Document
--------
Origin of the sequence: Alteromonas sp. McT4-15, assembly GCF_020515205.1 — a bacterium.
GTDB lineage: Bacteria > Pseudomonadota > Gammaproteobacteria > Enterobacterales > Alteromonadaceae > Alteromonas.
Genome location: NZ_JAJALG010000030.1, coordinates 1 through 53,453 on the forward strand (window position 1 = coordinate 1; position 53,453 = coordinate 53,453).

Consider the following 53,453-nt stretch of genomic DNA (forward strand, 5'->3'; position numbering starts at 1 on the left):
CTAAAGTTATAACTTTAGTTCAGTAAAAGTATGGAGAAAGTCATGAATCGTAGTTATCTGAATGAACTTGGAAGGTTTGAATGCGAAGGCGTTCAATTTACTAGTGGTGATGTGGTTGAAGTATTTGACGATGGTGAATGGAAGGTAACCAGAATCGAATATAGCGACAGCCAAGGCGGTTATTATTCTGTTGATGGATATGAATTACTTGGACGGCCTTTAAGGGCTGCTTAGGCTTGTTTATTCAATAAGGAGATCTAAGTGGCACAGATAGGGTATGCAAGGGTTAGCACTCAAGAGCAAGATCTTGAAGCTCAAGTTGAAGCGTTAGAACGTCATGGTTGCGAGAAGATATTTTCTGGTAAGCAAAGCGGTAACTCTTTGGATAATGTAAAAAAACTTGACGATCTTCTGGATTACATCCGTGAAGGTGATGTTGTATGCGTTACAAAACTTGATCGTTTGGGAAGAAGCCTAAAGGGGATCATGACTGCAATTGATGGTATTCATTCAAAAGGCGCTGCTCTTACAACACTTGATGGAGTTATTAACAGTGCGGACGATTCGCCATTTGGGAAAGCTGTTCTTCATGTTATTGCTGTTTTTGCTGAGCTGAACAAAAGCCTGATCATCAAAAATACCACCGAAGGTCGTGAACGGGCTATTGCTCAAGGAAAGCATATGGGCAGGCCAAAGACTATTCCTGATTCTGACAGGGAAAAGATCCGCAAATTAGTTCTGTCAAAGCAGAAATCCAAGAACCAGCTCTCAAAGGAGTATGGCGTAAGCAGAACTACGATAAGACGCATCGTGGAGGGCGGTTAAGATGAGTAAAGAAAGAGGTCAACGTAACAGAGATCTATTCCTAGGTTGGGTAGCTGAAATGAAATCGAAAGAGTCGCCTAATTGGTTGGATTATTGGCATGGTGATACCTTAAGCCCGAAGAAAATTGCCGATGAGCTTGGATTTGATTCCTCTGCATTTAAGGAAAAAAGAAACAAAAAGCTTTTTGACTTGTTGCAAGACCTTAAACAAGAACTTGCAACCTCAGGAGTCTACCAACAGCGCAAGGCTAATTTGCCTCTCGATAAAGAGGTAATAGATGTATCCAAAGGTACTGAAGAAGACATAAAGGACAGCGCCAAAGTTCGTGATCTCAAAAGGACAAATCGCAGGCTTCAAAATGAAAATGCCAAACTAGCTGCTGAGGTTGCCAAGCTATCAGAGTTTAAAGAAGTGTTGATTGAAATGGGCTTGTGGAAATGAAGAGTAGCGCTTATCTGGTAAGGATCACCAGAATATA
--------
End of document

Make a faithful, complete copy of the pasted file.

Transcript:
Origin of the sequence: Alteromonas sp. McT4-15, assembly GCF_020515205.1 — a bacterium.
GTDB lineage: Bacteria > Pseudomonadota > Gammaproteobacteria > Enterobacterales > Alteromonadaceae > Alteromonas.
Genome location: NZ_JAJALG010000030.1, coordinates 1 through 53,453 on the forward strand (window position 1 = coordinate 1; position 53,453 = coordinate 53,453).

Consider the following 53,453-nt stretch of genomic DNA (forward strand, 5'->3'; position numbering starts at 1 on the left):
CTAAAGTTATAACTTTAGTTCAGTAAAAGTATGGAGAAAGTCATGAATCGTAGTTATCTGAATGAACTTGGAAGGTTTGAATGCGAAGGCGTTCAATTTACTAGTGGTGATGTGGTTGAAGTATTTGACGATGGTGAATGGAAGGTAACCAGAATCGAATATAGCGACAGCCAAGGCGGTTATTATTCTGTTGATGGATATGAATTACTTGGACGGCCTTTAAGGGCTGCTTAGGCTTGTTTATTCAATAAGGAGATCTAAGTGGCACAGATAGGGTATGCAAGGGTTAGCACTCAAGAGCAAGATCTTGAAGCTCAAGTTGAAGCGTTAGAACGTCATGGTTGCGAGAAGATATTTTCTGGTAAGCAAAGCGGTAACTCTTTGGATAATGTAAAAAAACTTGACGATCTTCTGGATTACATCCGTGAAGGTGATGTTGTATGCGTTACAAAACTTGATCGTTTGGGAAGAAGCCTAAAGGGGATCATGACTGCAATTGATGGTATTCATTCAAAAGGCGCTGCTCTTACAACACTTGATGGAGTTATTAACAGTGCGGACGATTCGCCATTTGGGAAAGCTGTTCTTCATGTTATTGCTGTTTTTGCTGAGCTGAACAAAAGCCTGATCATCAAAAATACCACCGAAGGTCGTGAACGGGCTATTGCTCAAGGAAAGCATATGGGCAGGCCAAAGACTATTCCTGATTCTGACAGGGAAAAGATCCGCAAATTAGTTCTGTCAAAGCAGAAATCCAAGAACCAGCTCTCAAAGGAGTATGGCGTAAGCAGAACTACGATAAGACGCATCGTGGAGGGCGGTTAAGATGAGTAAAGAAAGAGGTCAACGTAACAGAGATCTATTCCTAGGTTGGGTAGCTGAAATGAAATCGAAAGAGTCGCCTAATTGGTTGGATTATTGGCATGGTGATACCTTAAGCCCGAAGAAAATTGCCGATGAGCTTGGATTTGATTCCTCTGCATTTAAGGAAAAAAGAAACAAAAAGCTTTTTGACTTGTTGCAAGACCTTAAACAAGAACTTGCAACCTCAGGAGTCTACCAACAGCGCAAGGCTAATTTGCCTCTCGATAAAGAGGTAATAGATGTATCCAAAGGTACTGAAGAAGACATAAAGGACAGCGCCAAAGTTCGTGATCTCAAAAGGACAAATCGCAGGCTTCAAAATGAAAATGCCAAACTAGCTGCTGAGGTTGCCAAGCTATCAGAGTTTAAAGAAGTGTTGATTGAAATGGGCTTGTGGAAATGAAGAGTAGCGCTTATCTGGTAAGGATCACCAGAATATA